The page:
Remuneration policy 

Under the Regulations, a remuneration policy must be submitted for a shareholder vote at least every four years. The vote will be advisory unless there is a provision in the PLC’s constitution requiring the remuneration vote to be binding. If the remuneration policy is not approved by advisory vote, the company shall prepare a revised policy and hold another vote in respect of that revised policy at the following general meeting.

The results of the vote should also be disclosed on the company’s website.

For 2020, remuneration policies already approved by shareholders on or before 30 March 2020, the PLC is not required to put another remuneration policy to a shareholder vote until four years from the date the existing remuneration policy was approved. This applies even if the current policy does not comply with the content requirements under the Regulations.

To comply with SRD II, the remuneration policy should include the following:

  • an explanation of how the remuneration policy contributes to the company's business strategy, the long-term interests and the sustainability of the company;
  • clear and understandable explanations;
  • a description of the different components of the fixed and variable remuneration, including all bonuses and other benefits in whatever form, and an indication of their relative proportion;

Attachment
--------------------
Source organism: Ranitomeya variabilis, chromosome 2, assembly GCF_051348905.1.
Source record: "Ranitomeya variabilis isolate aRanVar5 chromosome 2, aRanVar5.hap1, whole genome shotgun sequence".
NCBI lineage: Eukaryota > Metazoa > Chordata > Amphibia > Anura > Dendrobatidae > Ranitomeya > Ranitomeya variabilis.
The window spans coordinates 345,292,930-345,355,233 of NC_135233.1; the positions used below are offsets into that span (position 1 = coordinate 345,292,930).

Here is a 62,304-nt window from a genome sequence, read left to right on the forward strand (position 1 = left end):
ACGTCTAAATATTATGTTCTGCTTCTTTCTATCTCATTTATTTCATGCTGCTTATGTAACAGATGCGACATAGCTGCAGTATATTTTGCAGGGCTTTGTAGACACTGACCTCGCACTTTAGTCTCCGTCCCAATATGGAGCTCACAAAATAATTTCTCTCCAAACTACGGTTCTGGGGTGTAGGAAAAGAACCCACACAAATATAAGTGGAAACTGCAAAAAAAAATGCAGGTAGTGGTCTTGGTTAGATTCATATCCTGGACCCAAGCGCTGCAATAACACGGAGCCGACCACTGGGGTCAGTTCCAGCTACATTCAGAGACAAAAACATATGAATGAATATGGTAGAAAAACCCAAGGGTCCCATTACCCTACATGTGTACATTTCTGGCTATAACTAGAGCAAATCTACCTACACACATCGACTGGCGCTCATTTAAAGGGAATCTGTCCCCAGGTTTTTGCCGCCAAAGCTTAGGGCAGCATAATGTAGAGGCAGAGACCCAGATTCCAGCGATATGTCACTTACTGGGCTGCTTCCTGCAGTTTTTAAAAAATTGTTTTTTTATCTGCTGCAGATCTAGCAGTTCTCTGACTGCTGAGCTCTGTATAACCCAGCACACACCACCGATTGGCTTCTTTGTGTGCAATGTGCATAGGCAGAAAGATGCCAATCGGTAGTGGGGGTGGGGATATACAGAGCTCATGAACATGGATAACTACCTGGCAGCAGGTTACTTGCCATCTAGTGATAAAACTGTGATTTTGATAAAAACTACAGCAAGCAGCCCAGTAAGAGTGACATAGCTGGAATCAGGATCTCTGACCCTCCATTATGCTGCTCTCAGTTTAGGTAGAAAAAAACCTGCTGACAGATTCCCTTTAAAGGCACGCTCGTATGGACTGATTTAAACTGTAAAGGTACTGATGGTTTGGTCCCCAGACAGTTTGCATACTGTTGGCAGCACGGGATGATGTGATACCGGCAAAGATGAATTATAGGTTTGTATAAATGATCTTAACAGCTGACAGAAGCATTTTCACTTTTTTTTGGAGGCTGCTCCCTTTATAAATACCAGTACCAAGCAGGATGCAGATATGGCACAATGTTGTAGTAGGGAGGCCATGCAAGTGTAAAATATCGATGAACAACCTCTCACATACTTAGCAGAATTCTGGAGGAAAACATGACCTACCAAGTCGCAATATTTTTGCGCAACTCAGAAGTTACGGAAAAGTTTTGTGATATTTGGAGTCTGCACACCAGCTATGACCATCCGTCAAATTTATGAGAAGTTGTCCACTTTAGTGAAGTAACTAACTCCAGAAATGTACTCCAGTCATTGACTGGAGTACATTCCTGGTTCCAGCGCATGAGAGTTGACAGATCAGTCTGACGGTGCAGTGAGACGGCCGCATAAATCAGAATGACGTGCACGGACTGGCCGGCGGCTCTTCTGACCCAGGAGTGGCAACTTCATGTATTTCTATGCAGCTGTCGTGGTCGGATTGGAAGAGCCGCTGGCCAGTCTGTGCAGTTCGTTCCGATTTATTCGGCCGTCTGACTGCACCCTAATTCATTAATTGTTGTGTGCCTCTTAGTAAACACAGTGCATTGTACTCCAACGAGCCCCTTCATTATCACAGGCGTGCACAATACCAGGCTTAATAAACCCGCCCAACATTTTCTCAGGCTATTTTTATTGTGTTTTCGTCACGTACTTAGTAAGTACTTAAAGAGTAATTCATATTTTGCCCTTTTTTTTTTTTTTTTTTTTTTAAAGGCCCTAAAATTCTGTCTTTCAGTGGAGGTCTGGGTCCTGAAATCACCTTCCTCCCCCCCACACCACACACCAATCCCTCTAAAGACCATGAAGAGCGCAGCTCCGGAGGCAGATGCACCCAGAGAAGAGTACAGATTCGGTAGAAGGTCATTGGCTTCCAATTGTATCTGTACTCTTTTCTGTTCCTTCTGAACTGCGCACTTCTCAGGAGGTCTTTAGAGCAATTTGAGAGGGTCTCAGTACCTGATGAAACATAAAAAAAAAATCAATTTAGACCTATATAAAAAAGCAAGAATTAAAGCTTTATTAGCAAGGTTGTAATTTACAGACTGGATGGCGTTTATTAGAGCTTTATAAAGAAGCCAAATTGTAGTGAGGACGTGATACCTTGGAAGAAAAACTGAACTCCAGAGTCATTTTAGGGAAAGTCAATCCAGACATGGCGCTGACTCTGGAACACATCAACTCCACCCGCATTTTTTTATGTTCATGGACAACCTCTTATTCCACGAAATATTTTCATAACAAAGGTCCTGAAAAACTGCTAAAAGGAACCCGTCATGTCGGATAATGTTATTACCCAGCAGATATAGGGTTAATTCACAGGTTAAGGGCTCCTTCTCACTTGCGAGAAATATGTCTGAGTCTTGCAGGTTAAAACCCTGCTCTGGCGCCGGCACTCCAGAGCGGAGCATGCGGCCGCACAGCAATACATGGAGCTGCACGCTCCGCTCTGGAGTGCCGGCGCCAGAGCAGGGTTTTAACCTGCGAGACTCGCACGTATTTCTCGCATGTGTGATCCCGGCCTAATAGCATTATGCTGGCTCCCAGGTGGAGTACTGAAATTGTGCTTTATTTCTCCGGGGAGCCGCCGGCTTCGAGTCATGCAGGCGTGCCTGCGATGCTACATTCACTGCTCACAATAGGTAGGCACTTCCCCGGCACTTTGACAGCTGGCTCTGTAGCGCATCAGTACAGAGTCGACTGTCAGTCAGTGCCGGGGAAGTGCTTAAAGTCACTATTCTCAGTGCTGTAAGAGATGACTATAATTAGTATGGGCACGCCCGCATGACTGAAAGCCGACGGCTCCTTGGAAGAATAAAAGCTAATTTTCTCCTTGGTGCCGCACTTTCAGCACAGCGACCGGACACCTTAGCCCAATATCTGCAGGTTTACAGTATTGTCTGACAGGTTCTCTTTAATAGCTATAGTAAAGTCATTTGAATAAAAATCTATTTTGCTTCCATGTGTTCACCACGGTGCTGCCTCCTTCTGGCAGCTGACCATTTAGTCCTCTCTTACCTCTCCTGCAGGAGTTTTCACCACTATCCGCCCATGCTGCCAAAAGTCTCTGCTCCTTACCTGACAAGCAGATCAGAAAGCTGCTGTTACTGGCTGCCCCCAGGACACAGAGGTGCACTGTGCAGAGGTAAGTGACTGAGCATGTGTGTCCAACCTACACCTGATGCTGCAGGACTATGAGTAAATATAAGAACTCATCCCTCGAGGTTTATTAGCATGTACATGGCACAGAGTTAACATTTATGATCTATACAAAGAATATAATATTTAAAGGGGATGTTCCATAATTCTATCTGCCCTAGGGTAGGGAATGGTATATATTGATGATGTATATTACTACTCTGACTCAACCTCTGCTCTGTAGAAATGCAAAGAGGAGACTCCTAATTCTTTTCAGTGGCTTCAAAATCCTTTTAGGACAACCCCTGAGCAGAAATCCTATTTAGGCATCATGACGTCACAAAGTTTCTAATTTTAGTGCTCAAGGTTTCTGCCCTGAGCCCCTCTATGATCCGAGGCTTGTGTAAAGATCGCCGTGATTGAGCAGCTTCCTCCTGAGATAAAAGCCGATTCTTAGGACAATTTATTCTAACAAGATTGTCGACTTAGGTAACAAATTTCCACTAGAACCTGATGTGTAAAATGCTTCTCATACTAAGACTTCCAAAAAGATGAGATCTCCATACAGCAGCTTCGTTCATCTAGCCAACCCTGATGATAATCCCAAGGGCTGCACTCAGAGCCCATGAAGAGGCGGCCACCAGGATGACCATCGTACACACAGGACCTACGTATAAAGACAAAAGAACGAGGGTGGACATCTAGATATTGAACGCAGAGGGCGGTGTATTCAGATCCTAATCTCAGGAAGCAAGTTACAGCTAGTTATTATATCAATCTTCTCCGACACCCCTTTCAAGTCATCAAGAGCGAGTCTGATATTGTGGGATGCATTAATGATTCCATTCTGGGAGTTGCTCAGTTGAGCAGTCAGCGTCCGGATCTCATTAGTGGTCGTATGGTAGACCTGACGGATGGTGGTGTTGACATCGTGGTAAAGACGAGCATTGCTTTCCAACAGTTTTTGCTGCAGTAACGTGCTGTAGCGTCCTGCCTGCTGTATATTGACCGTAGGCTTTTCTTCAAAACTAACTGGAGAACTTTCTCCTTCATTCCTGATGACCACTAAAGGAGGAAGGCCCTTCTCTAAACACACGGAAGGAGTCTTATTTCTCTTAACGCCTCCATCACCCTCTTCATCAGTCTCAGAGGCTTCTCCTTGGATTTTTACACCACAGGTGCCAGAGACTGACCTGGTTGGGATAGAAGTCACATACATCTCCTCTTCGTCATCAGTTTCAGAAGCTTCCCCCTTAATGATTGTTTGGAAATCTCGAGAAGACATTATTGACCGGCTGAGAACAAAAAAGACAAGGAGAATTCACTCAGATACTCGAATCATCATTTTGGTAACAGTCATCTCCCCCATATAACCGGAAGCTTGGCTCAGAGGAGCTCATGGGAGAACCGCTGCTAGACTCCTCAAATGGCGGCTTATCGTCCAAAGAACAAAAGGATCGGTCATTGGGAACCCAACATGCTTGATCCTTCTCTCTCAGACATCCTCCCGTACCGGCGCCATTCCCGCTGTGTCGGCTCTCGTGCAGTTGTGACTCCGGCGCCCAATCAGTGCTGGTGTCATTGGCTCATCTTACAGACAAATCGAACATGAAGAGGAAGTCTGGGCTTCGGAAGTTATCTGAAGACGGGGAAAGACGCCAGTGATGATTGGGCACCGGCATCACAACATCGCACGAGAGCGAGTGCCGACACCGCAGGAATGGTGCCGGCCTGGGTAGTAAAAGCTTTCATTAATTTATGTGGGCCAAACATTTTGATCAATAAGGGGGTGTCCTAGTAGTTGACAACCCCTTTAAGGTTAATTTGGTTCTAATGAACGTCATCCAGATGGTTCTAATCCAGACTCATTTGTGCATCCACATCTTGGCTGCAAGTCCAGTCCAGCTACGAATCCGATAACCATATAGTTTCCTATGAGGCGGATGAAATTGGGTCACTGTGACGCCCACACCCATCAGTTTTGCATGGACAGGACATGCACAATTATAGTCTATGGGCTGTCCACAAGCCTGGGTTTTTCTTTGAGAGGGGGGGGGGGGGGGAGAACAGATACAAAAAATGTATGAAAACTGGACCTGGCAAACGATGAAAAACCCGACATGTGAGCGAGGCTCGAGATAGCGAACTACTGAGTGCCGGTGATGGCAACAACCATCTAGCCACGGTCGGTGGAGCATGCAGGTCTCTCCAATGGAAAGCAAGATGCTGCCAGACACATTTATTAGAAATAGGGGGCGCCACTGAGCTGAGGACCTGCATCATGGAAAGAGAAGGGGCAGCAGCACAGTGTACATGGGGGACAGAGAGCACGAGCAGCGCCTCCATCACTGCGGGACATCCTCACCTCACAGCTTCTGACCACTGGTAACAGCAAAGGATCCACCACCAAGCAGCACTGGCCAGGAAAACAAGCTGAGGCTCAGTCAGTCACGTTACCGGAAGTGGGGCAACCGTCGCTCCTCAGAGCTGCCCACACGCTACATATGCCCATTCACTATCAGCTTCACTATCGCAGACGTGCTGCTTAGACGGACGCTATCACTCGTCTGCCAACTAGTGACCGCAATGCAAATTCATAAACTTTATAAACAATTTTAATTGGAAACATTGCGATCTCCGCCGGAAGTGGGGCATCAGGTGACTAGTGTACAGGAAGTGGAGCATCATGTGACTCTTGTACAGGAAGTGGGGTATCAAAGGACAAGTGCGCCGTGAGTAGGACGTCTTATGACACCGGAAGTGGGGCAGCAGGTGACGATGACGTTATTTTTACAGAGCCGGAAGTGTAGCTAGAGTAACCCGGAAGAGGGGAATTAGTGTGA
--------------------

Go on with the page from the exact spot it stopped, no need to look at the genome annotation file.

• an explanation of the pay and employment conditions of employees of the company were taken into account when setting the remuneration policy;
  • if the company awards variable remuneration, set clear, comprehensive and varied criteria for the award of variable pay, indicating the applicable financial and non-financial criteria (including where appropriate corporate social responsibility criteria) and how they contribute to the company's strategy, long-term interests and sustainability;
  • information on deferral periods and possibility for the company to reclaim variable pay;
  • if the company awards share-based remuneration, specify the vesting periods, lock-up periods and the contribution to the company's strategy, long-term interests and sustainability;
  • a description of the duration of the contracts or arrangements with directors and the applicable notice periods, the main characteristics of supplementary pension and early retirement schemes, and the conditions and payments linked to termination;
  • an explanation of the decision-making process followed for determination, review and implementation of the policy, including measures to avoid conflicts of interest and role of the Remuneration Committee and other committees;